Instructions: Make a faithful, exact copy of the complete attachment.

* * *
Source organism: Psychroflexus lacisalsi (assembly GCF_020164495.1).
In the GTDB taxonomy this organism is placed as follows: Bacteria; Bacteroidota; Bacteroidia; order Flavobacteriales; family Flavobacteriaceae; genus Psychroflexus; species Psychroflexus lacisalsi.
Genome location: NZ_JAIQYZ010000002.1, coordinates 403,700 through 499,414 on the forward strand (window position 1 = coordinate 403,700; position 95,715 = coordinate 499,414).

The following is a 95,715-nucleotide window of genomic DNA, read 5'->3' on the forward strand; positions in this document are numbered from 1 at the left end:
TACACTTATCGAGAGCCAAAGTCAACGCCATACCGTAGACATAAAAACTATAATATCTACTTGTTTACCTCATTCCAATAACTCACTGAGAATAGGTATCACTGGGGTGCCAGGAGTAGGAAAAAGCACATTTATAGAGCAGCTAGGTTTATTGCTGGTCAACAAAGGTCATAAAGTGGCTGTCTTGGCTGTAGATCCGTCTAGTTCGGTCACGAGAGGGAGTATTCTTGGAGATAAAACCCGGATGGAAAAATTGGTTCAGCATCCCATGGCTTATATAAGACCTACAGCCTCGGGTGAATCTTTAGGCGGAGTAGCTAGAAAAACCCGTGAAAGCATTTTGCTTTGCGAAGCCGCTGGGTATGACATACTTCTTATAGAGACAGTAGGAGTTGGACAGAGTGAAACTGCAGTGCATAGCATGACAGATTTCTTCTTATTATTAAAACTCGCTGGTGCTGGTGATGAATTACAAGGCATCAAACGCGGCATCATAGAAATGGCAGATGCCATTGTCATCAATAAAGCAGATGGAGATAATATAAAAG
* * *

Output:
Source organism: Psychroflexus lacisalsi (assembly GCF_020164495.1).
In the GTDB taxonomy this organism is placed as follows: Bacteria; Bacteroidota; Bacteroidia; order Flavobacteriales; family Flavobacteriaceae; genus Psychroflexus; species Psychroflexus lacisalsi.
Genome location: NZ_JAIQYZ010000002.1, coordinates 403,700 through 499,414 on the forward strand (window position 1 = coordinate 403,700; position 95,715 = coordinate 499,414).

The following is a 95,715-nucleotide window of genomic DNA, read 5'->3' on the forward strand; positions in this document are numbered from 1 at the left end:
TACACTTATCGAGAGCCAAAGTCAACGCCATACCGTAGACATAAAAACTATAATATCTACTTGTTTACCTCATTCCAATAACTCACTGAGAATAGGTATCACTGGGGTGCCAGGAGTAGGAAAAAGCACATTTATAGAGCAGCTAGGTTTATTGCTGGTCAACAAAGGTCATAAAGTGGCTGTCTTGGCTGTAGATCCGTCTAGTTCGGTCACGAGAGGGAGTATTCTTGGAGATAAAACCCGGATGGAAAAATTGGTTCAGCATCCCATGGCTTATATAAGACCTACAGCCTCGGGTGAATCTTTAGGCGGAGTAGCTAGAAAAACCCGTGAAAGCATTTTGCTTTGCGAAGCCGCTGGGTATGACATACTTCTTATAGAGACAGTAGGAGTTGGACAGAGTGAAACTGCAGTGCATAGCATGACAGATTTCTTCTTATTATTAAAACTCGCTGGTGCTGGTGATGAATTACAAGGCATCAAACGCGGCATCATAGAAATGGCAGATGCCATTGTCATCAATAAAGCAGATGGAGATAATATAAAAG